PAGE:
2013, giveaway, Knitting for Boys, Vest

Name it and Win it: Pattern Giveaway

I am almost done with this cable vest for boys and girls and I am all set to release it. Except I don’t have a name for it yet. Yes, this is the vest I have an urge to name ‘Thirteenth Time Lucky’ because it took me 12 attempts to get this right. Or should I name it ‘Phew!’?

Humor apart, no matter where I look for inspiration, I seem to draw a blank, so I am turning to my friends and blog readers to help me out. I love word plays, so the name could be a play on the cable (staghorn) or the technique (cable) or anything that you think which suits the vest. Here is one of the photos from the shoot. Not the best, but I don’t want to reveal the best until the release.

Just leave a comment with your suggestion(s). Two winners will receive a copy of this pattern, sent to them on Ravelry or emailed to them. The first winner will be the one who suggested the winning name and the second winner will be randomly picked, so even if your suggested name does not get picked, you still stand a chance to win.

Here are the rules:

1. Leave a comment on this post with your suggestions.
2. No limit on the number of names you can suggest
3. If I decide to use the name you suggested, you will win a copy of the pattern, sent to you as Ravelry gift or PDF e-mailed to you.
4. Contest ends on Jan 15 2013.
5. Winner will be announced once the pattern goes live.
6. As a thank you to the other participants, I will draw a name randomly who will win a copy of this pattern.

Put on your thinking cap and comment away.

Baby, circular knitting, Finished Object, hat, Knitting, RAK, short rows

The RAK Hat

When I took up knitting as a hobby, I never realized it will affect and touch my life in so many ways. Ravelry (for those who don’t know, it is a site where knitters come together and knit and chat and do all sorts of things) has increased my friends circle. I met other talented knitters in Bangalore who motivate me to challenge myself in knitting and who urge me to learn crochet. The local group of knitters, fondly called The Bangalore Brigade, meet quite often, though I miss out on most of the meets. Whenever we meet (invariably in Cafe Coffee Day), we gossip, knit, show off our knitted objects, admire others’ work of art and drool over recent yarn possessions. Some sweet ladies even bring gifts for others. In short, my life is rocking, thanks to knitting and Ravelry.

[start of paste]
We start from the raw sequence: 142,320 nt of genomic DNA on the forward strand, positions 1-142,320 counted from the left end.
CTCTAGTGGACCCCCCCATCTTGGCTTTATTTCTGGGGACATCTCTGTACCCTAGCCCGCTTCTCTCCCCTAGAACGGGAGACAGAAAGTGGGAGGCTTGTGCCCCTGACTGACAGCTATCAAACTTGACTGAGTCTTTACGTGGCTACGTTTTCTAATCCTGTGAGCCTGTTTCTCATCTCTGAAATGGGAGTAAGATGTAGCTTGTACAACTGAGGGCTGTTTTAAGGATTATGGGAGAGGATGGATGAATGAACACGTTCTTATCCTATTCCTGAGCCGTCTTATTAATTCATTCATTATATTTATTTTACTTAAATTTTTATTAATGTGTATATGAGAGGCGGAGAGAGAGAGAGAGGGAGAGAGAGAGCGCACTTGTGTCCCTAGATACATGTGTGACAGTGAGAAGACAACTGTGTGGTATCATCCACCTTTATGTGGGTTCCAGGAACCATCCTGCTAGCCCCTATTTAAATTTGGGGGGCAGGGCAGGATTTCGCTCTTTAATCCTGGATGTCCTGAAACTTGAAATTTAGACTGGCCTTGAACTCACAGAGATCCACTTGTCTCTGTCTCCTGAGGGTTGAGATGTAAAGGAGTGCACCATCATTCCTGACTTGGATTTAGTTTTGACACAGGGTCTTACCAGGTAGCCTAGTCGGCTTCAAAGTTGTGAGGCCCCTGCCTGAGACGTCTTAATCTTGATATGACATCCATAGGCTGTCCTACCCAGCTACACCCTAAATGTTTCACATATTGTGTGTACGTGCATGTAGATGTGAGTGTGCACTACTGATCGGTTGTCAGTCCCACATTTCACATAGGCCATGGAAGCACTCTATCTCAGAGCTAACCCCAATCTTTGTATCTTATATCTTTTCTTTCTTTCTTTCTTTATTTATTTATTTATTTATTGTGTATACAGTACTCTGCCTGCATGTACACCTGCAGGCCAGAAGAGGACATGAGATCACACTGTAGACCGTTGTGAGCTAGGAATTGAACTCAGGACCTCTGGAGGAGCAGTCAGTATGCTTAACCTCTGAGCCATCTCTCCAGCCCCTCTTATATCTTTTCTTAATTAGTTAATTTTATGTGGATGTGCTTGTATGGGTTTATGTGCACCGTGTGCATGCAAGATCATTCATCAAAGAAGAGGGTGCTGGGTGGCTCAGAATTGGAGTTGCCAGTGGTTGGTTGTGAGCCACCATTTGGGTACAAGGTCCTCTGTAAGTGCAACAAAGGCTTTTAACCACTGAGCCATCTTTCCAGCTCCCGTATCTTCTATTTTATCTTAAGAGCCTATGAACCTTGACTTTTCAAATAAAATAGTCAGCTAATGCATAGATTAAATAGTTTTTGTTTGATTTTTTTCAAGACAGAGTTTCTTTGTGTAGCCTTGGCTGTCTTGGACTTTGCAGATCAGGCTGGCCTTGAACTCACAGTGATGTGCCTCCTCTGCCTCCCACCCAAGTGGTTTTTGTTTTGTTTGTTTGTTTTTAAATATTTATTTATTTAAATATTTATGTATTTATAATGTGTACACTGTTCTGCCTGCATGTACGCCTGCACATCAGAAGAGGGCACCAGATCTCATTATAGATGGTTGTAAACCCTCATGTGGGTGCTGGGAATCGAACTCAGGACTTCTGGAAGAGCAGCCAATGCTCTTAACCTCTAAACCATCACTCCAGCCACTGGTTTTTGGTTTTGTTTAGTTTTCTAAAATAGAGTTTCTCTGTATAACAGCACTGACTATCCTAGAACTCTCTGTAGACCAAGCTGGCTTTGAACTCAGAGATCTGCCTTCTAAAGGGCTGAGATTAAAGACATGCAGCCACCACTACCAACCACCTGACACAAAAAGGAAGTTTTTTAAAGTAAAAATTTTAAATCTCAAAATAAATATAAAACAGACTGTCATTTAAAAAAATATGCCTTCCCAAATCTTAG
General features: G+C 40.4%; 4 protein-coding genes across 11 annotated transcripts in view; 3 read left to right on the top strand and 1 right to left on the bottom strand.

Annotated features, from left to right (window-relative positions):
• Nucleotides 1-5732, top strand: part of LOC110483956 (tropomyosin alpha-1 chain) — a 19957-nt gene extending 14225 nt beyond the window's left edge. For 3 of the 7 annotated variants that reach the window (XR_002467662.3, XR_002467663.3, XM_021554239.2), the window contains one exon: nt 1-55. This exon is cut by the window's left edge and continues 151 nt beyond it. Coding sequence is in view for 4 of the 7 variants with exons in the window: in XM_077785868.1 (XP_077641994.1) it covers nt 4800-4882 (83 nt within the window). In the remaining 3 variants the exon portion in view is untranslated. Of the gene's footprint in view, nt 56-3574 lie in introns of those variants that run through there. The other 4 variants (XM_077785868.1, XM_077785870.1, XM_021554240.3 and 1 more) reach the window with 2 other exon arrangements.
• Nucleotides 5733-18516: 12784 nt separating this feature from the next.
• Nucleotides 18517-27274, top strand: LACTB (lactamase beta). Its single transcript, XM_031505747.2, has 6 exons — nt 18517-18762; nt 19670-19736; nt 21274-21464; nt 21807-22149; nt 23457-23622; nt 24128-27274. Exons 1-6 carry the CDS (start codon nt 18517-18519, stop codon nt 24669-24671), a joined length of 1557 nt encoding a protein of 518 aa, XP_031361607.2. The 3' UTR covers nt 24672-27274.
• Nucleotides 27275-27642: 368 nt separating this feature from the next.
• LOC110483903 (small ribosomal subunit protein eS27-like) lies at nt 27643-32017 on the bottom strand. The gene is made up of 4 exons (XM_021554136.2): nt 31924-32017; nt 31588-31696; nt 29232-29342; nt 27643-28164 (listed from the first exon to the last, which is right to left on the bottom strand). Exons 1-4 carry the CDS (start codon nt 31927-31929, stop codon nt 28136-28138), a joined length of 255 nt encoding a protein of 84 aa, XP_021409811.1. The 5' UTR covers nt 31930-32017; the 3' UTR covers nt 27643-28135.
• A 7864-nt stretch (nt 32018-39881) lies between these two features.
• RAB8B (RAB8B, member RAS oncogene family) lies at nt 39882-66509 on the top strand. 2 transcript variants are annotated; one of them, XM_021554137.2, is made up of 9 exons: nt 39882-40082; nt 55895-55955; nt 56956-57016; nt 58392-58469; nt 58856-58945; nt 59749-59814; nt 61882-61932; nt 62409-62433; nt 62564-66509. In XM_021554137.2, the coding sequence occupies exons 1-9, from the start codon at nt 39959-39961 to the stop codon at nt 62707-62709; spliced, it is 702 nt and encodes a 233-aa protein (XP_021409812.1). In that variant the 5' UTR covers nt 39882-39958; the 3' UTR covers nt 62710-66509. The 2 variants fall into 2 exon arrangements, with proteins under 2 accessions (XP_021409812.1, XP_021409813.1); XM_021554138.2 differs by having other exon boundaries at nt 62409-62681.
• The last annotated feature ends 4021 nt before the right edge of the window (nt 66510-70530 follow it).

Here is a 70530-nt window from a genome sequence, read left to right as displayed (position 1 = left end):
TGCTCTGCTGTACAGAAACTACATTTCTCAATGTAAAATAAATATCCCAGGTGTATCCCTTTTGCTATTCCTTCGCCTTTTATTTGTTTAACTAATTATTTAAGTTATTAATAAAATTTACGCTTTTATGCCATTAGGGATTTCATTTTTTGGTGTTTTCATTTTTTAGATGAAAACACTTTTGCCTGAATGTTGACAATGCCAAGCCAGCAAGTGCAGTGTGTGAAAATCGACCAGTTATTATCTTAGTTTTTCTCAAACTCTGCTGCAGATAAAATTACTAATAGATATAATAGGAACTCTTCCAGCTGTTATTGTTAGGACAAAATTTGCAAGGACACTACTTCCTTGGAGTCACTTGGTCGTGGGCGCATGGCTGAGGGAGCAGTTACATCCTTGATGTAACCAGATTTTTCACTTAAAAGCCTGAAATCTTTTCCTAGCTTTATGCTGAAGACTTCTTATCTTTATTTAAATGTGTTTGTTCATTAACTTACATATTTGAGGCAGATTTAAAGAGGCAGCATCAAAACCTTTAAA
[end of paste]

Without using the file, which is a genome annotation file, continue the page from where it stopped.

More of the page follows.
Another important change that knitting has brought in is to bring together knitters across the world. A group called Random Acts of Kindness on Ravelry is especially responsible for this. It is a group of knitters who want to do small gestures of kindness by fulfilling other knitters’ wishes, knitting-related or otherwise.  Non-acrylic yarn is a luxury in India, so a common wish from Indian knitters is yarn. So, when I posted a wish for yarn around 2 years ago, many knitters sent me packages with yarn. Yarn in all possible colors and hues, in hanks and skeins and balls. The yarn that I used to make this hat comes from the same pool of RAKed yarn. The pattern is a RAK from Terri (Azlynn on Ravelry). No prizes for guessing why I call this The RAK Hat.

I was treasuring the yarn all this while and finally and thought it right to use it for this pattern. The Rushty hat looks cute on Ninad and keeps him warm.  The pattern is quick and well written. The earflaps are made using short row techniques and I thought it was really cool. No seaming, just knitting in round and the ear flaps sit snugly on the ears. I highly recommend this to anyone looking for a pattern for kid’s hat.

Three unrelated knitters across the world came together to make this hat possible and that is the beauty of knitting and Ravelry.